Introduction The government of Japan encourages municipalities to promote Health Services for Disability Prevention (HSDP) to contain the increasing trend of Long-term Care Insurance (LTCI) expenditure for the care of aged people with disability. Although the proportion of the budget expenditure for HSDP varies among municipalities, it has been unclear whether these differences are related to the containment of LTCI expenditure. The objective of this study was to examine whether there is some relationship between the proportions of budget expenditure for HSDP and LTCI in all of the municipalities in Japan.
Methods 1640 municipalities were categorised into five groups according to the mean budget expenditure for HSDP per resident aged ≥65 years in 2006–2008 (<£5, £5–<£7, £7–<£9, £9–<£11, ≥£11). The rate of increase (%) in LTCI expenditure from 2006 to 2008 was calculated in each category. One-way analysis of variance was used.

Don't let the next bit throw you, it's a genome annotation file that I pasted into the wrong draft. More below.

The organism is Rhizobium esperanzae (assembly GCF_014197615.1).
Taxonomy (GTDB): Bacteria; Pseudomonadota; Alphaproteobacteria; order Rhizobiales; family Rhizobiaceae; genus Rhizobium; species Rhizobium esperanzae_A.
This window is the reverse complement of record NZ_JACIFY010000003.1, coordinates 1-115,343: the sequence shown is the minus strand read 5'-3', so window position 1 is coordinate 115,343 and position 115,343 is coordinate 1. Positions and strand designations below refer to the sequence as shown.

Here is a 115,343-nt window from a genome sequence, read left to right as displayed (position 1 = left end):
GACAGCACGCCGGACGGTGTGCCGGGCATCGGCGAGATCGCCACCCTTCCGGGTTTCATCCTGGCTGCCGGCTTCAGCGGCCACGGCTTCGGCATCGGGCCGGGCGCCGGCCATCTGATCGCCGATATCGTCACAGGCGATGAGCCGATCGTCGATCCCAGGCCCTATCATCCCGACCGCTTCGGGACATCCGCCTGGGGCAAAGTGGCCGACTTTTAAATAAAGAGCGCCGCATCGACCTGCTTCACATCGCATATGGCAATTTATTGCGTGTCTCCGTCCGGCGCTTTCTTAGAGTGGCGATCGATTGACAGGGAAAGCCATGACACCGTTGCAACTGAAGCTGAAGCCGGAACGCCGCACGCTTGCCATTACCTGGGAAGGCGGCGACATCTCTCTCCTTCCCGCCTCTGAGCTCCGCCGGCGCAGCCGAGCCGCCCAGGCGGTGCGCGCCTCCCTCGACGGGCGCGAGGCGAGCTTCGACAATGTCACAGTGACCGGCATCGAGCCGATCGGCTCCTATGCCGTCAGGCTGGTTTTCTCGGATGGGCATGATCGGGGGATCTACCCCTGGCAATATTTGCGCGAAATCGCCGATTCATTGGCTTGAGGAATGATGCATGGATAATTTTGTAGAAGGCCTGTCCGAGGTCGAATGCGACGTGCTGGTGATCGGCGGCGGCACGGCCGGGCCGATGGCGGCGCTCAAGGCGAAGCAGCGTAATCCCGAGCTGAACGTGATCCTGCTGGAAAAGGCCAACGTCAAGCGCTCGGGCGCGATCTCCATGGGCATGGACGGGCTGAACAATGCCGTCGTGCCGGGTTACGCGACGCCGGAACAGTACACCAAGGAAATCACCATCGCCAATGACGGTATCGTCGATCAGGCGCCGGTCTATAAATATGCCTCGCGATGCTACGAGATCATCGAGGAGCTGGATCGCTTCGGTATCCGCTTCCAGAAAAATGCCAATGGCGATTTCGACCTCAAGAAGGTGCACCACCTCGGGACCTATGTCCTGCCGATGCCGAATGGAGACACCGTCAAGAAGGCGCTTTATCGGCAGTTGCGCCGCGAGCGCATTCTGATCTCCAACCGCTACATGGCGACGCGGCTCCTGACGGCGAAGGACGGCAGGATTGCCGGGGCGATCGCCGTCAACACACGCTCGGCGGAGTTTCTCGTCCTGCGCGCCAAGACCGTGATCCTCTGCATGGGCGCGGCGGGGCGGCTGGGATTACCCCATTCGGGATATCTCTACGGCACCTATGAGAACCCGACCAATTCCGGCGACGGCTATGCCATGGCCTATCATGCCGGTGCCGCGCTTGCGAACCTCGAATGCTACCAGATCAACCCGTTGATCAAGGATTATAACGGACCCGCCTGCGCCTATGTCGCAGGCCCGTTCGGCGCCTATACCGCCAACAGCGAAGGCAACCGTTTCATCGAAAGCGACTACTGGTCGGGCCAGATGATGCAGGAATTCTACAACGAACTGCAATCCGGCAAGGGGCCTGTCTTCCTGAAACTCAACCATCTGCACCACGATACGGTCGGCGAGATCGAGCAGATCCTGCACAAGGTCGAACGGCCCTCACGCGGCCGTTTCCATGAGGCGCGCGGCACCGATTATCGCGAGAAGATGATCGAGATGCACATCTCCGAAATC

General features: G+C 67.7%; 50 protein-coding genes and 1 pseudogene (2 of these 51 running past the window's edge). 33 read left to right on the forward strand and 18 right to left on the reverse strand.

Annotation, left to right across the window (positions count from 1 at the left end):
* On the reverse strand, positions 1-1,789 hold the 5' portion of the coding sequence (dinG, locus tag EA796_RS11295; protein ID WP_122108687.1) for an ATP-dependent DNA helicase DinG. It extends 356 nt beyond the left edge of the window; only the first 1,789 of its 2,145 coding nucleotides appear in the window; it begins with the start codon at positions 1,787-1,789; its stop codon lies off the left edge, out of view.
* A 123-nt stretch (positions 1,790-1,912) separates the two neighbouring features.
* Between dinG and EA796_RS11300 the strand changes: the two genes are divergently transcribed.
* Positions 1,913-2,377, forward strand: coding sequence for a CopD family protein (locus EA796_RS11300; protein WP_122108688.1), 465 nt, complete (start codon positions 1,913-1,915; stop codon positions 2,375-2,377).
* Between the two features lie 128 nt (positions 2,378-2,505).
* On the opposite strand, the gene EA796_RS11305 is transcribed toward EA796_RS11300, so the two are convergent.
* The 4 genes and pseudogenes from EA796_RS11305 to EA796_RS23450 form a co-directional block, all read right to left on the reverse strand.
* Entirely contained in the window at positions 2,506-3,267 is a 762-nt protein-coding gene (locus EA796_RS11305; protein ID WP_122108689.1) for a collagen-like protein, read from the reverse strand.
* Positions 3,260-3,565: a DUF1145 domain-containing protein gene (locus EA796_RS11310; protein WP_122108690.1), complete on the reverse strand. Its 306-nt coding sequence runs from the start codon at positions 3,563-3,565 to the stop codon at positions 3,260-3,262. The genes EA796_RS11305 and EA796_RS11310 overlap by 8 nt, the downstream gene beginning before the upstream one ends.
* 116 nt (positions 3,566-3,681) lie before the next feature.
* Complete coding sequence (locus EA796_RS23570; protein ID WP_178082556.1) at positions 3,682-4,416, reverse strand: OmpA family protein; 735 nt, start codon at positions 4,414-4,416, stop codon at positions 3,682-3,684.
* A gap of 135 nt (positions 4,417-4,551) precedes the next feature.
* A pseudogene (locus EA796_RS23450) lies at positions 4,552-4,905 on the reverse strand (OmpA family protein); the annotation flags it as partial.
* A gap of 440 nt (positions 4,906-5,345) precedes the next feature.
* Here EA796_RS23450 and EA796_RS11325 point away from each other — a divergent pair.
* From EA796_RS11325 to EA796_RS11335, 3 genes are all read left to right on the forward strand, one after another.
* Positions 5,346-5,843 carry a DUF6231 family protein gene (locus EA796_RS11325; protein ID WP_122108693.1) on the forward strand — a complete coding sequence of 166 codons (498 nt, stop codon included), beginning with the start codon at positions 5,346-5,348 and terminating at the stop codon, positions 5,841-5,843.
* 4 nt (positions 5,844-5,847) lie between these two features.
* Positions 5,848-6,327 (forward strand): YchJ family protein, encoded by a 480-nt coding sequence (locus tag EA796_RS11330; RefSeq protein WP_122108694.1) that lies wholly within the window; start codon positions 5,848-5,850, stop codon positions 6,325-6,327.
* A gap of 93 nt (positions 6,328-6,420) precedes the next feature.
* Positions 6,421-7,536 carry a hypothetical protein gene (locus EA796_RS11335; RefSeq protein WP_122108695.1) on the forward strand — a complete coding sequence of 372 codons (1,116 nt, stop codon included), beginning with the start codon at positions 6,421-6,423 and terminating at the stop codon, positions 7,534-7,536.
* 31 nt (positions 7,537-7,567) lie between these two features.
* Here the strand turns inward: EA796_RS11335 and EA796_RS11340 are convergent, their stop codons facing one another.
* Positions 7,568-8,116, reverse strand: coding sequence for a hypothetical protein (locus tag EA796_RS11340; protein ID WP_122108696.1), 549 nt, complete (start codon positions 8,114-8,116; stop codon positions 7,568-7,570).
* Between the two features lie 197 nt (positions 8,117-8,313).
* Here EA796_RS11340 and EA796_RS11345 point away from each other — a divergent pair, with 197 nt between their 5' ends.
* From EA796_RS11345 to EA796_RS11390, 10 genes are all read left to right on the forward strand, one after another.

Results The rate of increase in LTCI expenditure differed significantly between expenditure categories for HSDP (120.7 %, 120.4 %, 119.0 %, 118.5 %, 117.0 % from the lowest group [<£5] to the highest group [≥£11] respectively; p<0.001). These differences were mainly attributable to significant inverse correlation between budget expenditure for HSDP and the rate of increase in fraction of those who use formal care under LTCI.
Conclusion Municipalities with higher budget expenditure for HSDP have a lower rate of increase in LTCI expenditure, suggesting that HSDP would be a cost-effective service.
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